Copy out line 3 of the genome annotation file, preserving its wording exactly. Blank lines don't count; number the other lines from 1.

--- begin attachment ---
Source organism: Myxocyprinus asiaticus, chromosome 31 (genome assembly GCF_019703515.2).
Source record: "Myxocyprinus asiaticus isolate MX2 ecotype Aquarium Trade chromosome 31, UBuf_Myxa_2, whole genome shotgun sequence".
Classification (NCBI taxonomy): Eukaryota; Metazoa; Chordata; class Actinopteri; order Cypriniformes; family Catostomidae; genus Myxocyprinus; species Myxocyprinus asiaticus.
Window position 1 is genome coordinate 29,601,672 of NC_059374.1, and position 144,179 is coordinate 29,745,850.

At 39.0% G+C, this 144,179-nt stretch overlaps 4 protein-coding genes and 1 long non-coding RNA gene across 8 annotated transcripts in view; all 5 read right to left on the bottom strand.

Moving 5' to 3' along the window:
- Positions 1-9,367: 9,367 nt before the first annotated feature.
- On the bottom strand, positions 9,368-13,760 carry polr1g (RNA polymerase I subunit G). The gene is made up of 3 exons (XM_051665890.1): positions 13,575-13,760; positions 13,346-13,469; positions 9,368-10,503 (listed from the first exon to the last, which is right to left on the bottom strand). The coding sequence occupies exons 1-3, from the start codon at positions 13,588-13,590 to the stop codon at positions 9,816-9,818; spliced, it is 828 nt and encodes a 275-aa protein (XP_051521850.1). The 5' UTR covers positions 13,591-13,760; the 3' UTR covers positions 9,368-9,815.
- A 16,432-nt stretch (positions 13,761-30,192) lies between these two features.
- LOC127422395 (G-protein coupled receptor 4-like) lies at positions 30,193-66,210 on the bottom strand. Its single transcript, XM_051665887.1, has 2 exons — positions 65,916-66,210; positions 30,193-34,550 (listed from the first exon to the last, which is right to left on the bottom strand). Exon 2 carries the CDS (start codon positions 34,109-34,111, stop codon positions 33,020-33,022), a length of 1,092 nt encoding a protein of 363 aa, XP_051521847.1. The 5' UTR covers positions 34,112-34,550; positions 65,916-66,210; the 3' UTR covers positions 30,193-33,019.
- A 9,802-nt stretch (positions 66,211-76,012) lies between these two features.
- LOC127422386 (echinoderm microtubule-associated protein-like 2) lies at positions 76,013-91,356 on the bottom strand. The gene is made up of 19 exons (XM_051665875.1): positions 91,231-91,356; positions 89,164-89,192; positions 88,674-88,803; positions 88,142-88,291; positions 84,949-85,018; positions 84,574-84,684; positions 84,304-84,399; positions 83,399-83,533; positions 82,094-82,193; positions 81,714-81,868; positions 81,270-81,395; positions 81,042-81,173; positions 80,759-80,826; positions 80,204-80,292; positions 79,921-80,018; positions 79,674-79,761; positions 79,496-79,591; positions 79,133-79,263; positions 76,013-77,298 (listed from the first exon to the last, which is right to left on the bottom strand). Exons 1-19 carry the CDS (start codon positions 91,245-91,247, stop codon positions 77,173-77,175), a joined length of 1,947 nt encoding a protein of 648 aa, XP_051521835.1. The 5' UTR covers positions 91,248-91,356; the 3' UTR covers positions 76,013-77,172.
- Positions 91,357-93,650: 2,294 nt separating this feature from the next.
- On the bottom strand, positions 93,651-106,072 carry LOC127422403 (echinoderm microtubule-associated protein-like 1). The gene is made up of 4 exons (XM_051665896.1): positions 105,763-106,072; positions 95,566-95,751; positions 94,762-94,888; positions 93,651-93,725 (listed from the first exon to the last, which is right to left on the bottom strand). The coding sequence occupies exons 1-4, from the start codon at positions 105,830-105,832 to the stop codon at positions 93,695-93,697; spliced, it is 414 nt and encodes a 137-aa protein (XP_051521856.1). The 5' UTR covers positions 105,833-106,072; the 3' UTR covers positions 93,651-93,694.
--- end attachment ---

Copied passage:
Classification (NCBI taxonomy): Eukaryota; Metazoa; Chordata; class Actinopteri; order Cypriniformes; family Catostomidae; genus Myxocyprinus; species Myxocyprinus asiaticus.